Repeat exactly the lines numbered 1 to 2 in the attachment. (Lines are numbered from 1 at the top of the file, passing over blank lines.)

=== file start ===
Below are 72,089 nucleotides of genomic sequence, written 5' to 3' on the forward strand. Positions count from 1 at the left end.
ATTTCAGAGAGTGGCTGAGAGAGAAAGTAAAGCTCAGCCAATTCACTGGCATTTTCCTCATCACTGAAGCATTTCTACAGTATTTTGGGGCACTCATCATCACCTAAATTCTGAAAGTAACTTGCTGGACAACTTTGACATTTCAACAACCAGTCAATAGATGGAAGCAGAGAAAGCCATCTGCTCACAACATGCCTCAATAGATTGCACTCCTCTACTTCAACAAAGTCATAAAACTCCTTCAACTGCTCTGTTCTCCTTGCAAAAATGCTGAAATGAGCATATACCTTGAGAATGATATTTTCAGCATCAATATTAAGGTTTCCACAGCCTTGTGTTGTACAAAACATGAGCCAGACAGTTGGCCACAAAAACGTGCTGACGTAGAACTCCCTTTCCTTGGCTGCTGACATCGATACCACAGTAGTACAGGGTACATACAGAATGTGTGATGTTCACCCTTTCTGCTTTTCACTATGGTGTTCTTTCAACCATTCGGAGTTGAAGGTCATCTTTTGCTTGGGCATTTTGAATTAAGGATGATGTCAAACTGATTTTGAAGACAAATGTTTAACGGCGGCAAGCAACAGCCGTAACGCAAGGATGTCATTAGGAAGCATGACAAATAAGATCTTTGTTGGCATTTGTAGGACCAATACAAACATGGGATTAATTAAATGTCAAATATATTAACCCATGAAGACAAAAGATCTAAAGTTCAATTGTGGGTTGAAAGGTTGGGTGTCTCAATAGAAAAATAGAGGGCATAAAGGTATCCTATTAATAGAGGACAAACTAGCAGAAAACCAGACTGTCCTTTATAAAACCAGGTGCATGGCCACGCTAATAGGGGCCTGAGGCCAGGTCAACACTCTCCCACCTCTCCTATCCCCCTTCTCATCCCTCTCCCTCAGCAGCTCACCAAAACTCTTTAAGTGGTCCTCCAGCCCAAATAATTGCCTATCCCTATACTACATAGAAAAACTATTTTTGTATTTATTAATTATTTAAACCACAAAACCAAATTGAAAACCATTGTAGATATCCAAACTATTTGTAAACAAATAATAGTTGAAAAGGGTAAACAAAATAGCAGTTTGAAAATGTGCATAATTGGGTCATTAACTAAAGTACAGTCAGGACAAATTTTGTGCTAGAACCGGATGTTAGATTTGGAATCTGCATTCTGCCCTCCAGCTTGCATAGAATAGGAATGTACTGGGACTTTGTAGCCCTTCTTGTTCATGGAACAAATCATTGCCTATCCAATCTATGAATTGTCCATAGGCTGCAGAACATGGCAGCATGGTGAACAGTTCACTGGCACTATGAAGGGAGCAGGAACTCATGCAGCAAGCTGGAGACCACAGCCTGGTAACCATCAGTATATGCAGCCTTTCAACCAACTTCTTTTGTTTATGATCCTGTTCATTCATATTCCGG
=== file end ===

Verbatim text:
Below are 72,089 nucleotides of genomic sequence, written 5' to 3' on the forward strand. Positions count from 1 at the left end.
ATTTCAGAGAGTGGCTGAGAGAGAAAGTAAAGCTCAGCCAATTCACTGGCATTTTCCTCATCACTGAAGCATTTCTACAGTATTTTGGGGCACTCATCATCACCTAAATTCTGAAAGTAACTTGCTGGACAACTTTGACATTTCAACAACCAGTCAATAGATGGAAGCAGAGAAAGCCATCTGCTCACAACATGCCTCAATAGATTGCACTCCTCTACTTCAACAAAGTCATAAAACTCCTTCAACTGCTCTGTTCTCCTTGCAAAAATGCTGAAATGAGCATATACCTTGAGAATGATATTTTCAGCATCAATATTAAGGTTTCCACAGCCTTGTGTTGTACAAAACATGAGCCAGACAGTTGGCCACAAAAACGTGCTGACGTAGAACTCCCTTTCCTTGGCTGCTGACATCGATACCACAGTAGTACAGGGTACATACAGAATGTGTGATGTTCACCCTTTCTGCTTTTCACTATGGTGTTCTTTCAACCATTCGGAGTTGAAGGTCATCTTTTGCTTGGGCATTTTGAATTAAGGATGATGTCAAACTGATTTTGAAGACAAATGTTTAACGGCGGCAAGCAACAGCCGTAACGCAAGGATGTCATTAGGAAGCATGACAAATAAGATCTTTGTTGGCATTTGTAGGACCAATACAAACATGGGATTAATTAAATGTCAAATATATTAACCCATGAAGACAAAAGATCTAAAGTTCAATTGTGGGTTGAAAGGTTGGGTGTCTCAATAGAAAAATAGAGGGCATAAAGGTATCCTATTAATAGAGGACAAACTAGCAGAAAACCAGACTGTCCTTTATAAAACCAGGTGCATGGCCACGCTAATAGGGGCCTGAGGCCAGGTCAACACTCTCCCACCTCTCCTATCCCCCTTCTCATCCCTCTCCCTCAGCAGCTCACCAAAACTCTTTAAGTGGTCCTCCAGCCCAAATAATTGCCTATCCCTATACTACATAGAAAAACTATTTTTGTATTTATTAATTATTTAAACCACAAAACCAAATTGAAAACCATTGTAGATATCCAAACTATTTGTAAACAAATAATAGTTGAAAAGGGTAAACAAAATAGCAGTTTGAAAATGTGCATAATTGGGTCATTAACTAAAGTACAGTCAGGACAAATTTTGTGCTAGAACCGGATGTTAGATTTGGAATCTGCATTCTGCCCTCCAGCTTGCATAGAATAGGAATGTACTGGGACTTTGTAGCCCTTCTTGTTCATGGAACAAATCATTGCCTATCCAATCTATGAATTGTCCATAGGCTGCAGAACATGGCAGCATGGTGAACAGTTCACTGGCACTATGAAGGGAGCAGGAACTCATGCAGCAAGCTGGAGACCACAGCCTGGTAACCATCAGTATATGCAGCCTTTCAACCAACTTCTTTTGTTTATGATCCTGTTCATTCATATTCCGG